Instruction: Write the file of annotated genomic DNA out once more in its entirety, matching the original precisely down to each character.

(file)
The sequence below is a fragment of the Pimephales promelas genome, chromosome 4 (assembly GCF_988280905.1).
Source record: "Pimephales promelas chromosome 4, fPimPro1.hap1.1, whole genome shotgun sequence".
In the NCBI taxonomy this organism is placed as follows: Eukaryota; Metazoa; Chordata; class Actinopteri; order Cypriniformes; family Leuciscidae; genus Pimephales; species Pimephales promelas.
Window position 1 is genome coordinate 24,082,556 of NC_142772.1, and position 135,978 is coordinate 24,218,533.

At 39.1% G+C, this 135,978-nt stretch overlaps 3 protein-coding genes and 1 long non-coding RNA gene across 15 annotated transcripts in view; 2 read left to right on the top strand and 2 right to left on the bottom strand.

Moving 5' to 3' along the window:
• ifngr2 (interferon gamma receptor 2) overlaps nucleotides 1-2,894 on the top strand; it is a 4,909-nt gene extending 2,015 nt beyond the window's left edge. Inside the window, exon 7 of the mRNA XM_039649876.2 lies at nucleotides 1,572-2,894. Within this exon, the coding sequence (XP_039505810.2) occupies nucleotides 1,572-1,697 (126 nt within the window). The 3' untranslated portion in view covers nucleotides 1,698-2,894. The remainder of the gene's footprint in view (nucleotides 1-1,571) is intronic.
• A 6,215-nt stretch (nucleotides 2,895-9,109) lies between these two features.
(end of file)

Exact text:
The sequence below is a fragment of the Pimephales promelas genome, chromosome 4 (assembly GCF_988280905.1).
Source record: "Pimephales promelas chromosome 4, fPimPro1.hap1.1, whole genome shotgun sequence".
In the NCBI taxonomy this organism is placed as follows: Eukaryota; Metazoa; Chordata; class Actinopteri; order Cypriniformes; family Leuciscidae; genus Pimephales; species Pimephales promelas.
Window position 1 is genome coordinate 24,082,556 of NC_142772.1, and position 135,978 is coordinate 24,218,533.

At 39.1% G+C, this 135,978-nt stretch overlaps 3 protein-coding genes and 1 long non-coding RNA gene across 15 annotated transcripts in view; 2 read left to right on the top strand and 2 right to left on the bottom strand.

Moving 5' to 3' along the window:
• ifngr2 (interferon gamma receptor 2) overlaps nucleotides 1-2,894 on the top strand; it is a 4,909-nt gene extending 2,015 nt beyond the window's left edge. Inside the window, exon 7 of the mRNA XM_039649876.2 lies at nucleotides 1,572-2,894. Within this exon, the coding sequence (XP_039505810.2) occupies nucleotides 1,572-1,697 (126 nt within the window). The 3' untranslated portion in view covers nucleotides 1,698-2,894. The remainder of the gene's footprint in view (nucleotides 1-1,571) is intronic.
• A 6,215-nt stretch (nucleotides 2,895-9,109) lies between these two features.